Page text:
This paper compares key aspects of governance structures for Indigenous populations in the United States and Australia. The paper focuses on policy coordination and administration, in particular the nodes of decision-making in the two countries in relation to government contracting and accountability. The U.S. approach to funding Indigenous organizations stems from the 1975 Indian Self-Determination and Education Act and its subsequent expansions. Through the development of contracting into permanent compacting via block grants, this approach builds established nodes of Indigenous government and facilitates whole-of-government coherence at the level of the American Indian tribe. The U.S. approach seems correlated with better performance and may lighten bureaucratic loads over the long term. The Australian model, on the other hand, seeks to create whole-of-government coherence through top-down financial accountability in a way that hampers the development of Indigenous political capacity. The paper traces the development of these practices through time and illustrates how they contribute to the fragmentation rather than growth of Indigenous political capacities. It suggests ways the Australian model could be improved even in the absence of fundamental reform by drawing on the contracting-to-compacting framework of longstanding U.S. practices.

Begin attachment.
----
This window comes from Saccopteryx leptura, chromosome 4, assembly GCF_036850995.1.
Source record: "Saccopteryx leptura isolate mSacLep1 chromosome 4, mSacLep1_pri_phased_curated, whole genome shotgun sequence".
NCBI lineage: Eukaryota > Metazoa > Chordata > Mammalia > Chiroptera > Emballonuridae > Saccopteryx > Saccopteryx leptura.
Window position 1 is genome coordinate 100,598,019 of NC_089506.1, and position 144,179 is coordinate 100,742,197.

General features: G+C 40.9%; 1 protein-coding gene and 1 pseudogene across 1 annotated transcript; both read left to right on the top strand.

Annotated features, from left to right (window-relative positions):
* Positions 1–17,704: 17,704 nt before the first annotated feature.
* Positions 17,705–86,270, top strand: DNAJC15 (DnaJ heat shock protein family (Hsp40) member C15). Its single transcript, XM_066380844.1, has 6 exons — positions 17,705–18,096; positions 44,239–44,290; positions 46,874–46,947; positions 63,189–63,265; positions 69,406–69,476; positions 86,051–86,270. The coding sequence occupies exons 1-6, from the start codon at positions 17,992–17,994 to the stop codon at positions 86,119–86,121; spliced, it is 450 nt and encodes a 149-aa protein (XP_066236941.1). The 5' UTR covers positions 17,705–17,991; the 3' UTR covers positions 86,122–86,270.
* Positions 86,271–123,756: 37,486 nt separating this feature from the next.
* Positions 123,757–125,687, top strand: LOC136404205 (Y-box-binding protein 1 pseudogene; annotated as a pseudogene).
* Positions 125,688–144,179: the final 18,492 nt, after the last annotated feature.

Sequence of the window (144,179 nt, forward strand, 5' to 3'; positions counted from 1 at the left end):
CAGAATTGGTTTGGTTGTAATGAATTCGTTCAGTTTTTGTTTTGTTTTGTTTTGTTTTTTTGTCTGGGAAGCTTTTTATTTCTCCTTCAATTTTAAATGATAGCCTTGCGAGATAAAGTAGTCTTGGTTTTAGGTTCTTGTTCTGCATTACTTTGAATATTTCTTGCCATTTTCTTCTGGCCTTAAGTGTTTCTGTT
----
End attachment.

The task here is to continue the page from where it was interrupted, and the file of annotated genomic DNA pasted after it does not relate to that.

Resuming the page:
All Science Journal Classification (ASJC) codes
- Sociology and Political Science
- Public Administration